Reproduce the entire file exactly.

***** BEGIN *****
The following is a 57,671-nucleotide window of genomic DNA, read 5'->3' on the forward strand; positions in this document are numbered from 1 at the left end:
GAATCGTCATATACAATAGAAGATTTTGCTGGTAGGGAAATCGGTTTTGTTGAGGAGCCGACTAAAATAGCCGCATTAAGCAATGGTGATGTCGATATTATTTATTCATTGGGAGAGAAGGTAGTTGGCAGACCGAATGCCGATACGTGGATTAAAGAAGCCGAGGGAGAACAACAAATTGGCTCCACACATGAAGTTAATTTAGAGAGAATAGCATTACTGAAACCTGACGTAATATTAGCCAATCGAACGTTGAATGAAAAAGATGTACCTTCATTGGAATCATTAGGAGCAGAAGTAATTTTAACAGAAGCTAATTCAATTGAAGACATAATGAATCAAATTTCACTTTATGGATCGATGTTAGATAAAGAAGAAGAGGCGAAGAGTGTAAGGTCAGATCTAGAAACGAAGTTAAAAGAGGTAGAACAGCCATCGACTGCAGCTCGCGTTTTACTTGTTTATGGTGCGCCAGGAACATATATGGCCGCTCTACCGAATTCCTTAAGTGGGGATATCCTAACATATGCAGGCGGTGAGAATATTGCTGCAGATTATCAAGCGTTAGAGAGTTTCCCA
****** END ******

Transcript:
The following is a 57,671-nucleotide window of genomic DNA, read 5'->3' on the forward strand; positions in this document are numbered from 1 at the left end:
GAATCGTCATATACAATAGAAGATTTTGCTGGTAGGGAAATCGGTTTTGTTGAGGAGCCGACTAAAATAGCCGCATTAAGCAATGGTGATGTCGATATTATTTATTCATTGGGAGAGAAGGTAGTTGGCAGACCGAATGCCGATACGTGGATTAAAGAAGCCGAGGGAGAACAACAAATTGGCTCCACACATGAAGTTAATTTAGAGAGAATAGCATTACTGAAACCTGACGTAATATTAGCCAATCGAACGTTGAATGAAAAAGATGTACCTTCATTGGAATCATTAGGAGCAGAAGTAATTTTAACAGAAGCTAATTCAATTGAAGACATAATGAATCAAATTTCACTTTATGGATCGATGTTAGATAAAGAAGAAGAGGCGAAGAGTGTAAGGTCAGATCTAGAAACGAAGTTAAAAGAGGTAGAACAGCCATCGACTGCAGCTCGCGTTTTACTTGTTTATGGTGCGCCAGGAACATATATGGCCGCTCTACCGAATTCCTTAAGTGGGGATATCCTAACATATGCAGGCGGTGAGAATATTGCTGCAGATTATCAAGCGTTAGAGAGTTTCCCA